Hotting up in Chile
Author: Guest Blogger
It is telling that most Chileans take their title as a “good-value” wine producer to be a burdensome insinuation that their wines are pedestrian and dull. But that assumption couldn’t be further from the truth with the exciting wine scene in Chile today.
Wine producers are tireless in their quest to conquer the far extremes of Chile with new roots and vines. The traditional parameters of viticulture are being broken on an almost annual basis as producers push further north to the limits of the Atacama Desert, deeper south between the lakes of Patagonia, higher into the Andes mountains and creep closer to the cool, Pacific coastline.
One of the true trailblazers of Chilean wine today is De Martino, which has vinified wines from over 350 different vineyard sites across Chile searching for the most distinct and expressive terroirs. Established in 1934, this family winery is based in the heartland of high-quality Chilean Cabernet Sauvignon – in Maipo – however Cabernet is just one feather to De Martino’s bow.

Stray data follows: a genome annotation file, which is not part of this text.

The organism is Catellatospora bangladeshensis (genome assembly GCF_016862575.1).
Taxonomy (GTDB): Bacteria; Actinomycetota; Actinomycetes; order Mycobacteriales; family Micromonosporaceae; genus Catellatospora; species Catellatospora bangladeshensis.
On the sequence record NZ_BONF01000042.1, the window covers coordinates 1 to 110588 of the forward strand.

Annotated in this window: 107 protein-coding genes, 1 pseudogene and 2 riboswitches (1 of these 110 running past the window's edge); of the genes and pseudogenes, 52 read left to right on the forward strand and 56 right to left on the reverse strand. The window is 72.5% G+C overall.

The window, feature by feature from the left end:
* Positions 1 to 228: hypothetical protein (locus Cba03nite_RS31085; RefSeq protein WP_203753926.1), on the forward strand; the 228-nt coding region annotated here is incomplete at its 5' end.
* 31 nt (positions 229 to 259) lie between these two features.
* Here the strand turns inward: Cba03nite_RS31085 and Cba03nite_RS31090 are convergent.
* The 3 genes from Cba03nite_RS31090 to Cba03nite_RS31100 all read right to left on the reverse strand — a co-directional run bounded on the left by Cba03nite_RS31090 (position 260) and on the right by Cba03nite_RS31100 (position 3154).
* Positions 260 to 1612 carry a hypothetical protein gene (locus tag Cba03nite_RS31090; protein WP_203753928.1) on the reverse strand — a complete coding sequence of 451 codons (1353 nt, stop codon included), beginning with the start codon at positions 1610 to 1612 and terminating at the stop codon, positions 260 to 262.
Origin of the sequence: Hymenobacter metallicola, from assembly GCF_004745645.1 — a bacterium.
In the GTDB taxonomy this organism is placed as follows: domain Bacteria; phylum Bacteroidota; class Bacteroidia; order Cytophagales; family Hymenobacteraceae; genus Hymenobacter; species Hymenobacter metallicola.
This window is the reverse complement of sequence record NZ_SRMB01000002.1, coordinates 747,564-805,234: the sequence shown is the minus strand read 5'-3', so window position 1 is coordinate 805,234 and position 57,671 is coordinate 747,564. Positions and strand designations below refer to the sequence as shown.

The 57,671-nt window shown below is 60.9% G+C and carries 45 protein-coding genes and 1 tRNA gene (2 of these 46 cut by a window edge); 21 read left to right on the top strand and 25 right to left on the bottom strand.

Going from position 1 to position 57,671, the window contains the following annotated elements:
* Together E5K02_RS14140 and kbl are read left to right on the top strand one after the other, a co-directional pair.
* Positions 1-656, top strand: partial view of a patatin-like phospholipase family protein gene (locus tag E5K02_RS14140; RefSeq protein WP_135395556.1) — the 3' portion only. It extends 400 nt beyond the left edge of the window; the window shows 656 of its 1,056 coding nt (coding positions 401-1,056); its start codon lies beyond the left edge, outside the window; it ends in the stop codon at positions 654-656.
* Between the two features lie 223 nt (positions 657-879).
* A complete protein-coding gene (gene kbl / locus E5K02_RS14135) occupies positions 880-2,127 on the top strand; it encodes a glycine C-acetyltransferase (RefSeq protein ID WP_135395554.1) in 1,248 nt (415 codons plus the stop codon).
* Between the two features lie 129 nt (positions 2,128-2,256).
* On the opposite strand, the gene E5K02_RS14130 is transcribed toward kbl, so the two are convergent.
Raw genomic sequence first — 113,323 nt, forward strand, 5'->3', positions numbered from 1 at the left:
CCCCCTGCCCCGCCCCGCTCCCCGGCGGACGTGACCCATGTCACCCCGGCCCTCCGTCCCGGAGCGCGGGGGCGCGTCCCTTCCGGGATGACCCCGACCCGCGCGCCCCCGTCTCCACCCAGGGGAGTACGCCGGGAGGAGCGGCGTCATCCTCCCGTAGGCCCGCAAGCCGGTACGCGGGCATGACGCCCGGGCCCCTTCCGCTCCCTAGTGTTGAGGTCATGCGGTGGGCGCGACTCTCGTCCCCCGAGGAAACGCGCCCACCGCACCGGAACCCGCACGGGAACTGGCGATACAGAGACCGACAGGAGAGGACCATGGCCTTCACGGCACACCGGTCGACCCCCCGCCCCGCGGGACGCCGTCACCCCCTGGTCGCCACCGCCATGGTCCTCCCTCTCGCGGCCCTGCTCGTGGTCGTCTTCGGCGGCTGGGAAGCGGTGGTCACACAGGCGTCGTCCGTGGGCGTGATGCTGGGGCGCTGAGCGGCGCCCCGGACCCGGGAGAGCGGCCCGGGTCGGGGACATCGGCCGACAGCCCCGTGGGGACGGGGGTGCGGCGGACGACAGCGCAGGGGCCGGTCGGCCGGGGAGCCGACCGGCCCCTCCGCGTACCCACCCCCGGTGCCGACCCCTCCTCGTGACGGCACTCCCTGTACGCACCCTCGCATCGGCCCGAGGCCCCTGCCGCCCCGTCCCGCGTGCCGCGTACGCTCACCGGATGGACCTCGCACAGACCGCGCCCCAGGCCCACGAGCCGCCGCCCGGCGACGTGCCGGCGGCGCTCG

Winemakers Marcelo Retamal and Eduardo Jordan split their time traversing across large distances in Chile to visit their far-flung vineyards and produce an array of characterful wines. Their latest additions represent some of the most compelling new categories in Chile: mineral and precise Chardonnay from the cool, coastal vineyards and limestone soils of Limarí; rich and wild Malbec from the old vines of Maule; spicy and brooding Syrah from the lofty heights of high altitude Elquí (the highest vineyard in Chile at 2,000 metres); and juicy Cinsault from the granitic hillsides of Itata.
The only element in common between the wide range of wines in De Martino’s portfolio today is the transparent style – having honed their winemaking down to minimal intervention, rarely using new oak or foreign yeasts. And just occasionally ageing in amphora.
The result is wine that speaks of a place, and the many places and varieties on offer reflect the growing diversity that exists in Chile today, making it one of the most exciting New World wine countries.
You can no longer pigeonhole Chile into a handful of varieties, regions or styles; and while you can, luckily for us, still call it “good value”, you certainly cannot call it boring.
Amanda Barnes is travelling around the world in 80 harvests, find out more about her project and follow her journey here.